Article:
By Paul Goodman
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The Leader of the Opposition has six questions at his disposal for PMQs, and can break them up any way he wants. David Cameron liked to take all six in a row and simply have done with it. Iain Duncan Smith preferred two groups of three (or sometimes of four and two): if you're relatively new to the procedure, this is a safer route than going through all of your allocation at once, because there's less of a chance of you being knocked off course. Michael Howard once did five and one – the one being a marvellous quote from Gordon Brown to Tony Blair to the effect of "When are you going to hand over to me?" Any follow-up was unneccesary.
Like Duncan Smith at the time, Miliband is new to the game and settled today on two groups of three. This was partly because his researchers had dug up a helpful claim (at least for him): that the regional growth fund has issued 22 press releases but helped only two businesses. The Labour leader duly slotted that allegation into his second group of three, after asking Cameron how many businesses had been helped by the fund. As Miliband's team will have hoped, the Prime Minister couldn't cite a figure. Mind you, Jason McCartney (Colne Valley) suggested that the fund has been rather more active later, so the Labour leader's claim may need checking.
The problem for Miliband was that he cut short his first series of questions to ask his second. The former were on the Fox affair, and the effect was thus of him sitting down as soon as he was really getting going. The Prime Minister was thus able to get off the hook of an awkward question: could he guarantee that no other Minister has in place the same sort of private arrangements as Fox had? The view of the lobby on Twitter as I write is that Miliband was calm this week, Cameron flustered and under-prepared, and that the former is awarded this week's winner's garland. But the two questions that perhaps mattered most were from the Prime Minister's own backbenches – on the EU, and from Andrew Rosindell (Romford) and Mark Pritchard (The Wrekin) respectively.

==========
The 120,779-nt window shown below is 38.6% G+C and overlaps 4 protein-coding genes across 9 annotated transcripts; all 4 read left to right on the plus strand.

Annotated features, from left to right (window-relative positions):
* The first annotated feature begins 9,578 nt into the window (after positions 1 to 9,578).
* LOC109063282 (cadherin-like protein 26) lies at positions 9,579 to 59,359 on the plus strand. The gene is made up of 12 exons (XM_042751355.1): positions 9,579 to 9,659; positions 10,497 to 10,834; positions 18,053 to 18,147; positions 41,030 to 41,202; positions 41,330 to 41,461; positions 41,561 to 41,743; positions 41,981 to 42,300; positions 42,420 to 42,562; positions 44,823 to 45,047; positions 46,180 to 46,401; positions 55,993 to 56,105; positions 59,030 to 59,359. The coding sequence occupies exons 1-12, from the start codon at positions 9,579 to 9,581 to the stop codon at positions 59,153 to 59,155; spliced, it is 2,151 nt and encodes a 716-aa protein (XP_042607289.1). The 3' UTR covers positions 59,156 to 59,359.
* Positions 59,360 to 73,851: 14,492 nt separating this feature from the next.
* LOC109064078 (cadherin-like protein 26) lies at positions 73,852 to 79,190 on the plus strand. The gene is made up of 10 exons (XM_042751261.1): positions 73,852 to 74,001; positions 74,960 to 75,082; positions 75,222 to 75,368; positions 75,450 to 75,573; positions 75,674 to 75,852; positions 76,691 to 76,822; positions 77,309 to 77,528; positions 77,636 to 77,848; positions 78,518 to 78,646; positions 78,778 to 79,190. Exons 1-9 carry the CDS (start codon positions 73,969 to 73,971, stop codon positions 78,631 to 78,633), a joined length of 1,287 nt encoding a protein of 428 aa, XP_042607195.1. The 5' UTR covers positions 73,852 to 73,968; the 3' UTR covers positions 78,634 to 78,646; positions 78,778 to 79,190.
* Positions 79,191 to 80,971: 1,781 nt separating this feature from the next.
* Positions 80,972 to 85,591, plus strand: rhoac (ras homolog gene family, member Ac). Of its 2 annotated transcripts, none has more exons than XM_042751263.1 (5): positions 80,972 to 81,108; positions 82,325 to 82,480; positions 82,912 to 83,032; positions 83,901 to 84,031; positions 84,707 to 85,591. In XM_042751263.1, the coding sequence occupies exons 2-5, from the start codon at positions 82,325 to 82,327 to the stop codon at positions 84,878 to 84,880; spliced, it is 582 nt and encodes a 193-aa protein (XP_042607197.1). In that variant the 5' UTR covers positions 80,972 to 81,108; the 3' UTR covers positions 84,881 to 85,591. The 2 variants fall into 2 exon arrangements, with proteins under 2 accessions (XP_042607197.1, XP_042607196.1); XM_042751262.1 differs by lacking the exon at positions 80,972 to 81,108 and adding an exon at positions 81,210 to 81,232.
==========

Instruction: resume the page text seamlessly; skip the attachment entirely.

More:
Rosindell simply made the case for a referendum, citing Churchill and Thatcher in doing so. (I didn't know that they were enthusiasts for plebiscites.) Cameron duly carried out the Commons equivalent of tiptoeing through the tulips – emphasising control of the EU budget, steering clear of further bailouts (how does that square with higher IMF payments?) and making sure the single market is working. He also stressed the party's commitment to some renegotiation and left the door ajar to a future poll – he doesn't, he said, support a referendum "come what may". I understand that he will be in Australia this week and there are signs that the whips are already climbing down. If it was Miliband's week, it was even more Rossindell and Pritchard's PMQ session.